A Not So Little Way

This is something I have not written in nearly 40 years now, a book review. I just finished reading The Little Way of Ruth Leming by Rod Dreher.

Now, as regular followers of Uncle Chuckie know, Rod has a blog on The American Conservative website, is an editor and a bit of a crackpot. Ok, I’m having fun with the crackpot part. He and I have been going back and forth on his blog for some years now, he’s the man who coined the phrase Cosimanian Orthodoxy, as a joke, and I think that there are times when he puts up with me because he can joke with me and I will not be offended.

Actually, among the Social Conservatives, he is a major force and one to be listened to seriously. And being a writer, when his sister, Ruth Leming, died, he worked out his grief by writing a book. Ok, no surprise, this is what writers do. It was not a book I expected to read. It is a book I actually did not want to read. After all, my taste in books is much different and nothing blows up in this one, even though a bar does catch fire near the end. But then it dawned on me that if I was going to be dealing with someone’s writing, it would probably make a bit of sense to know more about why that person thinks the way they do. What forces made Rod, Rod.

Ok, I knew that I was going to be reading about an alien culture. I’m a Northerner, born and bred. My maternal great to the third grandfather fought in the Civil War for the Union. To me, the South might as well be a crater on Mars. Well, what I didn’t realize was that during the Civil War Rod’s ancestor and mine probably shot at each other because my Great3 Grandfather was part of the army that invaded Louisiana. You see, Rod organized the book into three basic sections. The first is more an autobiography with his sister as a sort of supporting character. And that was the reason I read the book in the first place, to learn the way the boy became the man.

Then he gets to the cancer diagnosis. And oddly enough this was the part of the book I thought I would have no interest in at all. Anyone who knows me knows I don’t have much time for talk of illness. I’ve had enough of my own. But I should have known better. After all, I have been suffering through Rod’s writing for some years now. And I’m joking. He’s a good writer and to be fair he’s suffered through mine. At this point his talent as a writer really comes through because the second part could have been pure soap opera and in such books it usually is. But it isn’t. It really isn’t. Yes, it does get to be a bit of tearjerker, but when it does the emotion is a genuine upwelling from inside the reader as a part of the story touches something in their own life. This part really is for anyone who has mourned, who has ever fought a life-threatening illness or stood by while a loved one has.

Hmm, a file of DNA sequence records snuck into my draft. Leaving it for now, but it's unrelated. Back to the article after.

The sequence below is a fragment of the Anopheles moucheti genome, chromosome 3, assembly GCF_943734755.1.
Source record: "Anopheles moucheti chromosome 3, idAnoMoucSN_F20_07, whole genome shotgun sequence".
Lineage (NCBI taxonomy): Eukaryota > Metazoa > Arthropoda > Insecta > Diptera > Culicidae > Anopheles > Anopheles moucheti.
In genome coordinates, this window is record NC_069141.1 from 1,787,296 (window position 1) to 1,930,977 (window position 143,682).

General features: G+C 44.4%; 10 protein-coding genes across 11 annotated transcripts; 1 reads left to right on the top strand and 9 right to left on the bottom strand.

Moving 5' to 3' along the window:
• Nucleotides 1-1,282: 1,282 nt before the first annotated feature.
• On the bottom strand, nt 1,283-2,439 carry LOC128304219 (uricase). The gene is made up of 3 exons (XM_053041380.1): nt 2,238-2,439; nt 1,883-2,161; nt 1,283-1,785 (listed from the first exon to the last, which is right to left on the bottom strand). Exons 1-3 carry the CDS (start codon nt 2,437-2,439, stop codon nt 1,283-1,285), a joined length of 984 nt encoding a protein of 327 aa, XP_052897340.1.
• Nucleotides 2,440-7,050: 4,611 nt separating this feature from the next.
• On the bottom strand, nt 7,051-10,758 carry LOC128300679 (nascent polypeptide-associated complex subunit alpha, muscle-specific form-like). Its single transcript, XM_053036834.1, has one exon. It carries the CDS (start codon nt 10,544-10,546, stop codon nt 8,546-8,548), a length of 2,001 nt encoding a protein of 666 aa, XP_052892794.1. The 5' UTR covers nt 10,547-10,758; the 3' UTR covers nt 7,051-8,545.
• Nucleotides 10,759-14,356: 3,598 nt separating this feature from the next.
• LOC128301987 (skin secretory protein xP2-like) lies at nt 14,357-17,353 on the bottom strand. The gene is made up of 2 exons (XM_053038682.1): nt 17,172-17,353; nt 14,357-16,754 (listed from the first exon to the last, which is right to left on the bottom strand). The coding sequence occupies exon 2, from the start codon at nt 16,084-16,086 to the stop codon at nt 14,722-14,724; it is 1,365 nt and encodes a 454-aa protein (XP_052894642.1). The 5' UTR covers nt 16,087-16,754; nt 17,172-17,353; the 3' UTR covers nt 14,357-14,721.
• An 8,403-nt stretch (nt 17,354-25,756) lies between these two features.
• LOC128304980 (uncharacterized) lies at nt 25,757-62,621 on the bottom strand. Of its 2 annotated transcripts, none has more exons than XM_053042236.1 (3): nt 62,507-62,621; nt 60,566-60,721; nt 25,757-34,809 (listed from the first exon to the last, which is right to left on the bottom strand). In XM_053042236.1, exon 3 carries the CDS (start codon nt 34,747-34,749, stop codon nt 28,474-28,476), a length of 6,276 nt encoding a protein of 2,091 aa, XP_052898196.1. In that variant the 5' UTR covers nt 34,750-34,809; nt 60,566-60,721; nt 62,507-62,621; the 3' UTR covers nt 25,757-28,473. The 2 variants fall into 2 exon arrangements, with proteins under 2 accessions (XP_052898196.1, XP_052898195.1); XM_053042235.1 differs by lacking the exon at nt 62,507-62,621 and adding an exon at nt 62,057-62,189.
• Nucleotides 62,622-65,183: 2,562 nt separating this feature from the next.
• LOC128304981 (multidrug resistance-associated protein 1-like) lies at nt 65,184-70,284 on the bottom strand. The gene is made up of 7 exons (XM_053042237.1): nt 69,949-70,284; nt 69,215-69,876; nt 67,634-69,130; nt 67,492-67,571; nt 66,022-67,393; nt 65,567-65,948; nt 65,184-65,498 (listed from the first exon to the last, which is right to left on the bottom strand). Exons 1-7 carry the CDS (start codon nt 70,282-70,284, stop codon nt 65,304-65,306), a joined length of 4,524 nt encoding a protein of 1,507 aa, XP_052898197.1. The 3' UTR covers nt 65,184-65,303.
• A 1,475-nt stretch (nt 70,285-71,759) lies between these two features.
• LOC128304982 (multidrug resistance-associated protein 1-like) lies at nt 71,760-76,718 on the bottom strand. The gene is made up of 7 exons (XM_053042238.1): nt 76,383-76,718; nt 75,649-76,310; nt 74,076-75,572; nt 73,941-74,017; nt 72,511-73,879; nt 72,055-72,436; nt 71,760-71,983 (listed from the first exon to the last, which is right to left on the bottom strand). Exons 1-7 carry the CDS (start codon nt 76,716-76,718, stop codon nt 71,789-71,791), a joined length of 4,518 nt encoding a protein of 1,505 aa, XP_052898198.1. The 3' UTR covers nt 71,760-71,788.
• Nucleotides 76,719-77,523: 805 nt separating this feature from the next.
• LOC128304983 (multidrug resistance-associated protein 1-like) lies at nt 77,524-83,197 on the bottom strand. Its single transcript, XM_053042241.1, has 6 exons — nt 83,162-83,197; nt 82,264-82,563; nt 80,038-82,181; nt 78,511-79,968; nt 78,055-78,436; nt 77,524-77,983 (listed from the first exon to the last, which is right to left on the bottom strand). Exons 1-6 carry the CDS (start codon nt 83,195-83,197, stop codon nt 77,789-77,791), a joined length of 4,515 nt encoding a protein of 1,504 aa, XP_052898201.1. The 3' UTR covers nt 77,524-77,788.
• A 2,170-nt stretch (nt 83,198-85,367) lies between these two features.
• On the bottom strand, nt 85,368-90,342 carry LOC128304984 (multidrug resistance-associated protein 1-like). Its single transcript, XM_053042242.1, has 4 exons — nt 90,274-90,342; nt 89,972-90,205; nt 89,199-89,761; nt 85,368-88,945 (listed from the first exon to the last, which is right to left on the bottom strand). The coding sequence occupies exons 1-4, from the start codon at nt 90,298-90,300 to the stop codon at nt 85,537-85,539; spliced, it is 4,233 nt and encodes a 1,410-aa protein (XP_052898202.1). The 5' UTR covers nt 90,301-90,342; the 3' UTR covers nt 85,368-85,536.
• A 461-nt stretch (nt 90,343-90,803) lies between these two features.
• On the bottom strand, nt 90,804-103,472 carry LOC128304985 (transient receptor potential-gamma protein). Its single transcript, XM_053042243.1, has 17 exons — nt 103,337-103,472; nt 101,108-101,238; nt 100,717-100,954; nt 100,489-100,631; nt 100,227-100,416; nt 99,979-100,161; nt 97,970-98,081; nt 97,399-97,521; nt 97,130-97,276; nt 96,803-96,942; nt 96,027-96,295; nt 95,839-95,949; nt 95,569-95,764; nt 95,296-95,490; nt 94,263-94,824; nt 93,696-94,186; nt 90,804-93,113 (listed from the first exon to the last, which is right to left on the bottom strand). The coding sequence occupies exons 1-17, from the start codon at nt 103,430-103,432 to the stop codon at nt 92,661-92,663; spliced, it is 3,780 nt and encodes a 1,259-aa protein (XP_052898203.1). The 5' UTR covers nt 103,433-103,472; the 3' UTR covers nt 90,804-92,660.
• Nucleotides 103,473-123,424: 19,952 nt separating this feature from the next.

The third part, the story of his move back to his old home town is perhaps the weakest part of the book. It is the part that has had the best reviews from his Social Conservative friends, but it did not move me as much the second part or interest me as much as the first. I think that is more something about me than the book. Reconciliation is not something in the Cosimanian Orthodox liturgy, at least not normally and I’m not sure that Rod’s motivation for returning is sufficiently explained even though it is described in detail. The image of Rod, the cultured, sophisticated, Francophile driving a truck with the family belongings is one that will bring a smile to my face for a long time.

One thing about the book that strikes me is how a story on his blog can get one response and in the context of the book quite another. A case in point, Rod describes how, during a visit home, he and his wife made boullia-oh-French fish stew dammit–I can never spell that damned word–for a dinner with his sister, her husband and his parents. In the blog, Ruthie’s behavior, her refusal to touch it, seemed just funny. Sort of like the time I was visiting friends and when the wife was going to make stew I offered to take them out to dinner. Her stew was something one does not wish on the in-laws. In the book, it is ill-mannered and insulting beyond words and I’m surprised that Rod and his wife ever even spoke to her again after the incident. But that is where we see the aspect of Rod that is in some ways most interesting, and at times most discomforting, but not in bad way.

Rod is a Christian. And I mean that literally. He does not merely define himself as one, he really is one and he can exhibit both the best and the worst of what a Christian can be, depending on the subject of the blog. At his best, he can be the best PR person Orthodoxy has had in 1700 years. At his worst, one roots for the lions. But when he wrote of the need he felt for reconciliation with those he had offended over the years, it was some of his best writing, the words of a fundamentally good man who has the misfortune to be in a fundamentally not good world. His is the fate of honest men.

I think that to truly appreciate this book you need some years under you. But by all means, if you are looking for a good book, this is it. It is a rare insight into how we are made by the people around us and the place we grew up in and how it will touch us long after we have left.

One Response to “A Not So Little Way”

  1. A Not So Little Way | ChristianBookBarn.com Says:

    […] Recommended Article FROM https://cwcosimano.wordpress.com/2013/07/17/a-not-so-little-way/ […]

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